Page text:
Comment by M.I. — January 29, 2012 @ 9:59 am

  12. 8.
    Mark, of all the people on the planet that you could have chosen for a link you had to go and pick George Lakey. But rather than dump on the messenger too much about Norway and Sweden (which I know very little about other than I highly recommend Swede Stieg Larrson’s millennium trilogy) I’ll just mention that I went through Lakey’s whole article and still got no clue who the 1%’ERs he keeps talking about were. I guess they were somehow in charge of Norway and Sweden until the good guys took over.

    What’s even more interesting is Lakey’s take on Cambodia and the 1% in that country in this video clip:

    If you bothered watching his video clip, did you notice how he extolled Prince Norodom Sihanouk as the head of the bucolic kingdom of Cambodia during the 1960′s and how Cambodia would have remained as such had those nasty Americans just kept their bombs to themselves? Lakey says he-himself watched the bombing of Vietnam right across the Mekong river (technically, though the Mekong doesn’t border Cambodia) and rained devastation on Cambodia. It’s too bad Lakey didn’t return to Cambodia when Saloth Sar and the Khmer Rouge took over and watch what really happens when his 1%ERs take over.

    The facts surrounding Prince Sihanouk and the French colonization of Indochina previous to the American presence in the sixties are way too complicated to discuss here (though it would be fun with someone who’s been there and studied the history). Suffice to say, concerning Lakey, he’s an activist, not a historian…I’m neither, so my opinion’s not worth spit.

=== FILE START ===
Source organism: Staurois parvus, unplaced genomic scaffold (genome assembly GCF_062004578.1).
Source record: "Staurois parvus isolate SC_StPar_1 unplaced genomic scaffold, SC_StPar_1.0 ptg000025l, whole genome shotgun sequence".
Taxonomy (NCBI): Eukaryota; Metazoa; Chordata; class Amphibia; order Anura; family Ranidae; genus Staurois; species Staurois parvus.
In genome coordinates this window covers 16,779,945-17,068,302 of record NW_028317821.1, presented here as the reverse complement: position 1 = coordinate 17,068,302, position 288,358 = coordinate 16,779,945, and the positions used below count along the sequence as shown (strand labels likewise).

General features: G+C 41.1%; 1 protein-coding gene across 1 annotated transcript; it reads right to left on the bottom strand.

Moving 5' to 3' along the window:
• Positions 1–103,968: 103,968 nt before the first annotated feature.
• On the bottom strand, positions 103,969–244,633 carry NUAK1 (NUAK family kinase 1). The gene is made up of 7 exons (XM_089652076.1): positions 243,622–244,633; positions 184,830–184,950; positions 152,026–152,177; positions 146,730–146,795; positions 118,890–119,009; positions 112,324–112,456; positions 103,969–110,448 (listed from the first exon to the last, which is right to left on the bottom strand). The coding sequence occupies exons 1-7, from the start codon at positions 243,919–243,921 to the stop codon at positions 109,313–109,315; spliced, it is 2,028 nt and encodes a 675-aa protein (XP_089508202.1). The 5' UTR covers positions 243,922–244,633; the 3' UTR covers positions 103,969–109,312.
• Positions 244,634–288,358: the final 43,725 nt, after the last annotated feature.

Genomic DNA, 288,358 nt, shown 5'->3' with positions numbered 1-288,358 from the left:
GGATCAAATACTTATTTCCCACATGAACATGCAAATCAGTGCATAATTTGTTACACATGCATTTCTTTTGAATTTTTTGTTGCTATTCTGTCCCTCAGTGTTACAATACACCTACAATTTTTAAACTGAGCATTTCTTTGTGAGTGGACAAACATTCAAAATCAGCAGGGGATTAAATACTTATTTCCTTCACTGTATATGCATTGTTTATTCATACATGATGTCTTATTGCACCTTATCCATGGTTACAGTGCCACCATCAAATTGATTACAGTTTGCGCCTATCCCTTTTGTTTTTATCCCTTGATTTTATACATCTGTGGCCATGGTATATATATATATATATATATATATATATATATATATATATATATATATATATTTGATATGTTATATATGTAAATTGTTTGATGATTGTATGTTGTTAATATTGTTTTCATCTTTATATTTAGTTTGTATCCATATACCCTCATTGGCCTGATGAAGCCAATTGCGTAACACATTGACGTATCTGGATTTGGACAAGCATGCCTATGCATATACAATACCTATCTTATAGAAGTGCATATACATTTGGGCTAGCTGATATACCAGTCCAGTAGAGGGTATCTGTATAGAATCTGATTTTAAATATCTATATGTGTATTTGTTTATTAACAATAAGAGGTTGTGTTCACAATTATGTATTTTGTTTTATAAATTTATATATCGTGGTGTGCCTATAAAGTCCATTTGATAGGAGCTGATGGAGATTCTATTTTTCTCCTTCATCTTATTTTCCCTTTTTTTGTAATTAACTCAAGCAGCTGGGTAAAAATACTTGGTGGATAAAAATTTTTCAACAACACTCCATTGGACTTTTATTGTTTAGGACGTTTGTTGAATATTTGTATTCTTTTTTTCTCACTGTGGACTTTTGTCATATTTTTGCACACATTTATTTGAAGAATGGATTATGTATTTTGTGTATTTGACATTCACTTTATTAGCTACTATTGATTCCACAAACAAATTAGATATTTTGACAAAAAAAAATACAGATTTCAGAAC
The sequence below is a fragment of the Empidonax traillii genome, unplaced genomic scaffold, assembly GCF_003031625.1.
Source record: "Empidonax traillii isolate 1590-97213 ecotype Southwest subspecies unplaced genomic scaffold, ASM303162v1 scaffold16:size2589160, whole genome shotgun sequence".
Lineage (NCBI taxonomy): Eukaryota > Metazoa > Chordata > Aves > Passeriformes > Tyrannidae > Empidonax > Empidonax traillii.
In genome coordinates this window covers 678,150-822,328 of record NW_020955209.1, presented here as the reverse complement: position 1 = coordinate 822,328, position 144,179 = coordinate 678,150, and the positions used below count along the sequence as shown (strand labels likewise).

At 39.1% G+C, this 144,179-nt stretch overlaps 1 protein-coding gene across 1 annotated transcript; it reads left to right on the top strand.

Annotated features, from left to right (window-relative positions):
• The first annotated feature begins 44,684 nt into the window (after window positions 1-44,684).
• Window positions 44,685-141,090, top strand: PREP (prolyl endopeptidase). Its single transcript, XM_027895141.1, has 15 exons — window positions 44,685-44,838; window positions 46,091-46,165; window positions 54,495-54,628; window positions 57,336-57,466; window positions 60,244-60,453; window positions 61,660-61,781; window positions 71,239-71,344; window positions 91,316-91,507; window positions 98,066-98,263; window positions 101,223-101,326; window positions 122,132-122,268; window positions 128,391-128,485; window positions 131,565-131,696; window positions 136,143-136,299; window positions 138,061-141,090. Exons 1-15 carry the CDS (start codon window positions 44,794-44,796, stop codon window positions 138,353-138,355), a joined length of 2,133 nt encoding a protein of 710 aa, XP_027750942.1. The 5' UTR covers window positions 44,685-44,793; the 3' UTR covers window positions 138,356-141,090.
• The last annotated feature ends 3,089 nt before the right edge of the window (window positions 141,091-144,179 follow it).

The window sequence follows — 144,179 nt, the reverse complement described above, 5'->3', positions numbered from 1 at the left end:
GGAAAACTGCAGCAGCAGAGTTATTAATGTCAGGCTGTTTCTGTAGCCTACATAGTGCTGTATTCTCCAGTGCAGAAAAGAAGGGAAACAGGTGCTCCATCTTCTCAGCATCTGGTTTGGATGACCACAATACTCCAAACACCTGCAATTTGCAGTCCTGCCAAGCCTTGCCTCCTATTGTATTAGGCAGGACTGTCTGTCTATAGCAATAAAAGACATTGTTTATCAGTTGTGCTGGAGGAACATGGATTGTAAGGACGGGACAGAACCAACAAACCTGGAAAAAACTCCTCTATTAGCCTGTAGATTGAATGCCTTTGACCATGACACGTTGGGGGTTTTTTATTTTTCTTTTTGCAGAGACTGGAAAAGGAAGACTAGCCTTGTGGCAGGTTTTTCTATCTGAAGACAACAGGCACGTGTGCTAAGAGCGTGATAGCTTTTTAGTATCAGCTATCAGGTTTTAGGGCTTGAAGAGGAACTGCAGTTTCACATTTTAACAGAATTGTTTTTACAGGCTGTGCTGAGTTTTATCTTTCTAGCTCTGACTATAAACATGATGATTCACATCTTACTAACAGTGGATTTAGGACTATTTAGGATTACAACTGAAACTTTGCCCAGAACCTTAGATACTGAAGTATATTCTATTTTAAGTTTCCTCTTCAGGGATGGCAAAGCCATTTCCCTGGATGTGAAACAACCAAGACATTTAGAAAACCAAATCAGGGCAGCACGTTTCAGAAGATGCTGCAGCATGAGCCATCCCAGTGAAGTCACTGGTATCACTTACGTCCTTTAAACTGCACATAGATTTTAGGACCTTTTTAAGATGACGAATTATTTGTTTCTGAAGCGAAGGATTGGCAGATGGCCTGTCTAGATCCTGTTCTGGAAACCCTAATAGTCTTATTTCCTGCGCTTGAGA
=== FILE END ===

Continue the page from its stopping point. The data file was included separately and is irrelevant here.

Comment by Jack Richard — January 29, 2012 @ 10:05 am

  13. good one Jack. I was serious in my question to you and I got something to work with though I can’t watch the video now. I grew up in Philadelphia which had “Rocky” and Frank Rizzo on one hand and also Quakers. I agree that the U.S. destabilization of S.E. Asia set the stage for Killing Fields. Not unlike what Bush has unleashed with current wars in many respects and I can’t pursue that discussion here or now either.

    The Norway article was interesting even if it didn’t give good background om who exactly the power brokers were in the period discussed. The point for me was about shifts in power and the paths taken. A population of 3 million makes the comparison of limited use anyway.

    The pendulum swings in all politics and Norway or Sweden are no different , but the fact that the global economic problems reach all the way to Scandinavia where they are raising retirement ages doesn’t dissuade me from looking to their example of the up side of progressive politics. The Economist article notes that Sweden, like Germany, has retained manufacturing. Germany has a lot of regulation to protect it’s manufacturing base and work force. Last week’s Sunday NYTimes article about Obama asking Steve Jobs how Apple could keep jobs in U.S. and Jobs said it couldn’t which is was only true from his point of view where his highest priority was to get glass ipod screens as fast and cheap as possible (http://www.nytimes.com/2012/01/22/business/apple-america-and-a-squeezed-middle-class.html?pagewanted=all). There are middle ground for solutions on economy and education. Ron Paul’s 3 trillion in cuts would cripple the economies of the world, but continual debt is no solution either. We won’t solve economic or logistical problems in education by replacing teachers with videos.